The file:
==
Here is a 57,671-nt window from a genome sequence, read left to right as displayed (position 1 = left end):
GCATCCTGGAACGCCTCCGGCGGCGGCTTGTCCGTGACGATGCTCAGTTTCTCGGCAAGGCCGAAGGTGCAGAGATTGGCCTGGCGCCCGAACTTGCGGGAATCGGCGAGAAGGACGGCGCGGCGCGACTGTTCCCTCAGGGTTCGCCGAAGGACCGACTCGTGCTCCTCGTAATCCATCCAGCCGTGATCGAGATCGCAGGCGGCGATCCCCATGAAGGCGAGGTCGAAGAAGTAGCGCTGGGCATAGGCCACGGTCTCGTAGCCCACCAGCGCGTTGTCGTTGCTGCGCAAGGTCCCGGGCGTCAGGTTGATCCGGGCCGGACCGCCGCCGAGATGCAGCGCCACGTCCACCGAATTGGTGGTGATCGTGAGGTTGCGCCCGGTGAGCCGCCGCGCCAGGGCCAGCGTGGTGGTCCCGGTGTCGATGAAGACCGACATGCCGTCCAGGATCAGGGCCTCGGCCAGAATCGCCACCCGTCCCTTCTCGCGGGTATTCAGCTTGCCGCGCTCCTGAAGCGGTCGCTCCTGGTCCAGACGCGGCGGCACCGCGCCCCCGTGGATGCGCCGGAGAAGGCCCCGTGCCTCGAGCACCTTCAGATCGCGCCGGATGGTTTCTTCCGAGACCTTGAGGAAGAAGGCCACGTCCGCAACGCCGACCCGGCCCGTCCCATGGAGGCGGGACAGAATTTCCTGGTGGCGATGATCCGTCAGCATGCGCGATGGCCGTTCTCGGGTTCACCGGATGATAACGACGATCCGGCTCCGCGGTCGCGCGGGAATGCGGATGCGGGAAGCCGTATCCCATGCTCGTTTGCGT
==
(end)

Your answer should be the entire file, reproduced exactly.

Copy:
Here is a 57,671-nt window from a genome sequence, read left to right as displayed (position 1 = left end):
GCATCCTGGAACGCCTCCGGCGGCGGCTTGTCCGTGACGATGCTCAGTTTCTCGGCAAGGCCGAAGGTGCAGAGATTGGCCTGGCGCCCGAACTTGCGGGAATCGGCGAGAAGGACGGCGCGGCGCGACTGTTCCCTCAGGGTTCGCCGAAGGACCGACTCGTGCTCCTCGTAATCCATCCAGCCGTGATCGAGATCGCAGGCGGCGATCCCCATGAAGGCGAGGTCGAAGAAGTAGCGCTGGGCATAGGCCACGGTCTCGTAGCCCACCAGCGCGTTGTCGTTGCTGCGCAAGGTCCCGGGCGTCAGGTTGATCCGGGCCGGACCGCCGCCGAGATGCAGCGCCACGTCCACCGAATTGGTGGTGATCGTGAGGTTGCGCCCGGTGAGCCGCCGCGCCAGGGCCAGCGTGGTGGTCCCGGTGTCGATGAAGACCGACATGCCGTCCAGGATCAGGGCCTCGGCCAGAATCGCCACCCGTCCCTTCTCGCGGGTATTCAGCTTGCCGCGCTCCTGAAGCGGTCGCTCCTGGTCCAGACGCGGCGGCACCGCGCCCCCGTGGATGCGCCGGAGAAGGCCCCGTGCCTCGAGCACCTTCAGATCGCGCCGGATGGTTTCTTCCGAGACCTTGAGGAAGAAGGCCACGTCCGCAACGCCGACCCGGCCCGTCCCATGGAGGCGGGACAGAATTTCCTGGTGGCGATGATCCGTCAGCATGCGCGATGGCCGTTCTCGGGTTCACCGGATGATAACGACGATCCGGCTCCGCGGTCGCGCGGGAATGCGGATGCGGGAAGCCGTATCCCATGCTCGTTTGCGT